Armed with a map, a great script, and a first-rate cast — he was playing Burns himself — Mr. Douglas seemingly had nothing to worry about. Yet on May 4, 1961, from the Western Skies Hotel in Albuquerque, with production already under way, he wrote a troubled letter. It was addressed to Mr. Gary Cooper, Beverly Hills.
“Dear Coop,” he wrote. “When for years you’ve had affection for a guy and you find it suddenly turning to resentment, you begin to think it deserves some comment.” He went on to say, “Put yourself in my spot. I’m doing a picture that should have been done by only one guy. I know it — my entire company knows it. Start with the title — The Last Hero. Now whom does that fit — me? Hell, no!”
Mr. Douglas complained to Cooper that his director, David Miller, was uncommunicative and focused on realism. The only direction Miller had given was, “try and play this the way Gary Cooper would.” Even worse had been Abbey’s arrival on set. Mr. Douglas reported that he’d driven to meet Abbey at the Albuquerque airport: “Fifty guys step off the plane but I spot him immediately — why? He looks like Gary Cooper. To make matters worse, when I meet him, he talks like Cooper!”
For a moment it sounds as if Mr. Douglas the producer was angling for Cooper to take over the lead. But this was impossible. Cooper was terminally ill and would die nine days later. Certainly Mr. Douglas knew this when he wrote he wanted to follow in Cooper’s footsteps throughout the shoot: “I know now that at best I will come remotely close. But more important — I do know also that just trying to be you will make a better me.”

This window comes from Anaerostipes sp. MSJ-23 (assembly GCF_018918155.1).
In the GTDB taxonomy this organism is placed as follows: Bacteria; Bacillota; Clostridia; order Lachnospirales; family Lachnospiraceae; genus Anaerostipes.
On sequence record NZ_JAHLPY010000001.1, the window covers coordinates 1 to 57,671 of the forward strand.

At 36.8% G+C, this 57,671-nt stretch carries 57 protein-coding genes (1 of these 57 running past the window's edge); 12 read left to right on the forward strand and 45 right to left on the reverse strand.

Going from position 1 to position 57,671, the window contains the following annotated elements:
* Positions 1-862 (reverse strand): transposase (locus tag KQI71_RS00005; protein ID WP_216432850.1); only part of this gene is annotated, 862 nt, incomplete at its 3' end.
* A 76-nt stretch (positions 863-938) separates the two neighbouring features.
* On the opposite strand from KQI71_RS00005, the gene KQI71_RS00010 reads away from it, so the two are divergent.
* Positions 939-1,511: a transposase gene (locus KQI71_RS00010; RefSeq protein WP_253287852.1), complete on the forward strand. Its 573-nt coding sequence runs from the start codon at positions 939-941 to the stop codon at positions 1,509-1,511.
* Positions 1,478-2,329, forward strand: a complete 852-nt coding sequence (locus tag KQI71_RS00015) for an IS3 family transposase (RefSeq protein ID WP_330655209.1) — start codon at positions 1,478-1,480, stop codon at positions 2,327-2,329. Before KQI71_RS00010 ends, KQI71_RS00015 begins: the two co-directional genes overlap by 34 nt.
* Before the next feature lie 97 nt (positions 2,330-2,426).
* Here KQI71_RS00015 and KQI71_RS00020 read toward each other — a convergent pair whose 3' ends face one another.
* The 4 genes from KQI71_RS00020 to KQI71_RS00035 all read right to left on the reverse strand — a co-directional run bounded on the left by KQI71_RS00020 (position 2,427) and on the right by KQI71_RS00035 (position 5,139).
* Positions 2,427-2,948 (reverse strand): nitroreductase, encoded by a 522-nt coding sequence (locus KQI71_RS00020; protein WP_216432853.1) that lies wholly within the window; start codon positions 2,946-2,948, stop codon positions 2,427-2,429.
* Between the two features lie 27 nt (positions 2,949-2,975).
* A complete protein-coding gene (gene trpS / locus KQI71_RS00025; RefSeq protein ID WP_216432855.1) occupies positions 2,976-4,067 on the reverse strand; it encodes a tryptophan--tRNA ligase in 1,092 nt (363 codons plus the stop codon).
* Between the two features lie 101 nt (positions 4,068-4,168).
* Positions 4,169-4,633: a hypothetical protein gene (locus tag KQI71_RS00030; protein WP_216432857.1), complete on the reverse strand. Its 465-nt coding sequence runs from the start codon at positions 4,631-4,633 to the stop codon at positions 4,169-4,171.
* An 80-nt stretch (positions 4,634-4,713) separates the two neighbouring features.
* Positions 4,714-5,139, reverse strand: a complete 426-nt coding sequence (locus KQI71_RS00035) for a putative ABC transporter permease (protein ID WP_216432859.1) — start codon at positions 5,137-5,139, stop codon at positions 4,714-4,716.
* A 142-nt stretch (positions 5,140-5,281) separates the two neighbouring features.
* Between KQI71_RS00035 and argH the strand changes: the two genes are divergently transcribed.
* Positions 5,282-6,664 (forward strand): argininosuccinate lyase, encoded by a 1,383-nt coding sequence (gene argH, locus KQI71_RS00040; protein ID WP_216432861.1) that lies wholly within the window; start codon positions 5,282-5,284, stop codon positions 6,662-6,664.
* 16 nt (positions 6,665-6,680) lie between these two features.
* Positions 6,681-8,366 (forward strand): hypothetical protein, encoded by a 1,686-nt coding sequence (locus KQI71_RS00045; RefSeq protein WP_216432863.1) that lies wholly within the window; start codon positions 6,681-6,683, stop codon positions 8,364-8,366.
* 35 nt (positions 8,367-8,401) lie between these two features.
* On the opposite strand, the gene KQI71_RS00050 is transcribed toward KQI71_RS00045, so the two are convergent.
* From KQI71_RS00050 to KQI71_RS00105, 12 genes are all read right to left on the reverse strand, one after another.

Such heartfelt words acknowledged that outside help would not be forthcoming. It is the message of the film as well. Abbey’s presence looms over the film — both Burns and Paul contain aspects of his character — but did he really look like Cooper? To a certain extent. Did he really visit the set? Recalling Abbey after his death in 1989, Mr. Douglas wrote, “I never met Mr. Abbey, but we wrote to each other several times.”
Which was it? Does it matter? Either way, the story of Abbey’s visit gave Mr. Douglas an opportunity to write a fan letter, and to prepare for a role he felt his mentor could have better played. As the pressmen conclude in “The Man Who Shot Liberty Valance,” the other great western made that year: If confronted with two conflicting versions, “print the legend.”
Before the shoot Byrna put out a release emphasizing Miller’s realism: nonactors would be cast, a genuine painter would play Paul’s wife, the sets would showcase her work. It was all for naught: professional actors — Gena Rowlands, Walter Matthau, George Kennedy — were used instead. “The Brave Cowboy,” shot as “The Last Hero,” was released in 1962 as “Lonely Are the Brave” — elegantly photographed, theatrical rather than “natural,” exuberantly acted, deftly paced. There is no greater western, and certainly no more tragic one. Despite his doubts Mr. Douglas personified Burns, flouting cinematic rules by doing his own stunts and co-starring with an animal, a high spot of his career.
It’s hard to imagine a film so radical, or so pessimistic, being made today. Though a Korean War hero, Burns refuses to carry ID or listen to reason. He disrespects the power company by cutting its barbed-wire fences; the county jail, by breaking out; the sheriff, whose manhunt he eludes; the military-industrial complex, whose helicopter he shoots down; and us, the viewers, who — when the lights go up or the DVD ends — return to a life played mainly by the rules. Remarkable for a low-budget western, “Lonely Are the Brave” poses uneasy questions about the idea, and value, of heroism. Do Paul’s principles justify abandoning his wife and child? Where does Burns’s extraordinary journey lead?
Alex Cox is a film director who teaches production and screenwriting at the University of Colorado, Boulder.